leadership strategy team

I do a lot of work on Grand Challenges – big, bold goals designed to change the world for the better – and they require alliances to create a unified thrust. All Grand Challenges require building a leadership strategy team – the inner circle – that will steer the initiative by working together to seize opportunities and confront challenges. The same principles can be applied to any leadership team or steering group you’re creating for a very important project.

There are two primary criteria to consider when selecting members of the leadership strategy team:

  1. Close ties – people you know well, feel comfortable with, and who could make the right decision in your absence.
  2. Demonstrable passion – people who have demonstrated they’re able to create a commitment to the initiative.

These variables don’t have to coincide.

For example, you may have someone with close ties who is passionate and eager to be involved but has no demonstrable results. Because you know the person, you’re confident in their commitment, ability to create impact, and capabilities as a leader. This person is a good candidate for the team.

On the other side of the bell curve, you might have an outlier with tremendous demonstrable passion and has achieved incredible results in the space that your Grand Challenge addresses. Yet, you don’t have a close or direct relationship, and you don’t know what they’re like as a leader. This person is also a good candidate.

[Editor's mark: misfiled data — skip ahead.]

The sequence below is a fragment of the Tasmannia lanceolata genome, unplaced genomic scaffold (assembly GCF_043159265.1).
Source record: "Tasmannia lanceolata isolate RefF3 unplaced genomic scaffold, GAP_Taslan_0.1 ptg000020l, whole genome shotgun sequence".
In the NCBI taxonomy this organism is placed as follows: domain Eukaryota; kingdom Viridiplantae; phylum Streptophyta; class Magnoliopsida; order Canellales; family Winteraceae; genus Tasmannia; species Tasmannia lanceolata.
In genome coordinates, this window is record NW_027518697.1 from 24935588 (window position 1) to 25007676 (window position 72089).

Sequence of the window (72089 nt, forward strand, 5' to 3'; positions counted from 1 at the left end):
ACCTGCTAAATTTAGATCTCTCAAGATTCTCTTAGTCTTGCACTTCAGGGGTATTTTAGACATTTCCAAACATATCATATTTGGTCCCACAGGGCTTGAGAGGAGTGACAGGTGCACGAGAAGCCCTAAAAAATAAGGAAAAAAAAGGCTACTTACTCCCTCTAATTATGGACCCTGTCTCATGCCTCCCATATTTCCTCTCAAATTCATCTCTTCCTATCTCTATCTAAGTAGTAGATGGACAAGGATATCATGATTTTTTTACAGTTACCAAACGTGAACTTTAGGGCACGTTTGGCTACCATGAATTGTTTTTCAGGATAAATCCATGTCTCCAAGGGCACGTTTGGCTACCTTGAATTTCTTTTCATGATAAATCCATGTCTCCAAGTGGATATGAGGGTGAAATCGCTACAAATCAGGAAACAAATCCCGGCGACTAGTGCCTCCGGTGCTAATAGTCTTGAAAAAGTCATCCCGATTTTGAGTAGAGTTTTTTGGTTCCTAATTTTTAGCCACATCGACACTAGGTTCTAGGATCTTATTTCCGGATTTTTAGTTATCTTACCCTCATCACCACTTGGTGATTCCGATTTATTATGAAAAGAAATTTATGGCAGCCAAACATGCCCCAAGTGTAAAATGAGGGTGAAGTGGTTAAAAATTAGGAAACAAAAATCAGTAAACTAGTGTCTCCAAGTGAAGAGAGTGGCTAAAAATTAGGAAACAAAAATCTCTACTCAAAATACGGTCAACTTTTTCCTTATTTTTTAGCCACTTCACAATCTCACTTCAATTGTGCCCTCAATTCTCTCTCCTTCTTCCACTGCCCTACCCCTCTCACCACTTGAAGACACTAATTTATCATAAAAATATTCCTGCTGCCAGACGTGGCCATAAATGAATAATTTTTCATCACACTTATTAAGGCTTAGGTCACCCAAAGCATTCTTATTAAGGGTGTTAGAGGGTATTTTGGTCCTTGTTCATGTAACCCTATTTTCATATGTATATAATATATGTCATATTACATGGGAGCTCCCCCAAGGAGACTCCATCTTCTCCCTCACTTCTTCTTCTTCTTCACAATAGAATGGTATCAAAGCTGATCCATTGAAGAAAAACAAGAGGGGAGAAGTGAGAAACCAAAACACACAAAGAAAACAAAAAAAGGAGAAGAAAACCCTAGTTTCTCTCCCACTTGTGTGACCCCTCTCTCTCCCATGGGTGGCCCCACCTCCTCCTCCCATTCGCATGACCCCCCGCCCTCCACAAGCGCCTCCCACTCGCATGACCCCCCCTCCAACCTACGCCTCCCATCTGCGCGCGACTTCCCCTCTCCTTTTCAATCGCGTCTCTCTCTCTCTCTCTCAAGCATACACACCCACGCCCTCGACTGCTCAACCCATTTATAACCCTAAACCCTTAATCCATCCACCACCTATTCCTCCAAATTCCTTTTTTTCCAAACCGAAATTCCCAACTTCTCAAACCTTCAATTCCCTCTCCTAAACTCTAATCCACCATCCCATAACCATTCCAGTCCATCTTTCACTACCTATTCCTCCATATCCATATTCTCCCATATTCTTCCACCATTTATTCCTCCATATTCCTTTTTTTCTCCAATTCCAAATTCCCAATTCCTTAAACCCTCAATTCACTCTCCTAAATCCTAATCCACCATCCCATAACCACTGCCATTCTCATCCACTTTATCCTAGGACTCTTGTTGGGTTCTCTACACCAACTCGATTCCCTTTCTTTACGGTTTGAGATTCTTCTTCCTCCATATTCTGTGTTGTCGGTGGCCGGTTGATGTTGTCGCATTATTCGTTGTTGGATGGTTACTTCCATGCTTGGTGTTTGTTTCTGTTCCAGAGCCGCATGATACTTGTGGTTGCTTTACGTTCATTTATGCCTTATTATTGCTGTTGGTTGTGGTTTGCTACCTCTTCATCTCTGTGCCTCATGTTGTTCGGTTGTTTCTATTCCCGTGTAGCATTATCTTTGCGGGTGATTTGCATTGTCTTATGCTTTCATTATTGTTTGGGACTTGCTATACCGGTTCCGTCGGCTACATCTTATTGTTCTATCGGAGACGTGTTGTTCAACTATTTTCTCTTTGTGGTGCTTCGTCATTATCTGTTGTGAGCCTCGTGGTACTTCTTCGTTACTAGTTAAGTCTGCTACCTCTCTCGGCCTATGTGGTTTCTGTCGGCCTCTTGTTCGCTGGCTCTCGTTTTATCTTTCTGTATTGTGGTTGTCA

The secondary criterion for consideration is what kind of people do you want to be part of the leadership strategy for your Grand Challenge? Some groups to consider are:

  • donors
  • partner organizations
  • policymakers
  • political leaders
  • religious leaders
  • thought leaders, researchers, and academics
  • industry influencers

Often, membership in a leadership strategy team is contingent on providing funding or influencing policy and people. In other words, the secondary criteria are being given priority over the primary criteria; this is a mistake. People in the leadership strategy team should have close ties with you or have demonstrated results in the initiative’s industry. There is plenty of room for other competent leaders to help with execution, or partnering, or many of the other skills required to succeed. But they do not necessarily deserve a place on your inner leadership team.

Watch the video above to learn more about forming a leadership strategy team or email me at Seth@visionaryleadership.com.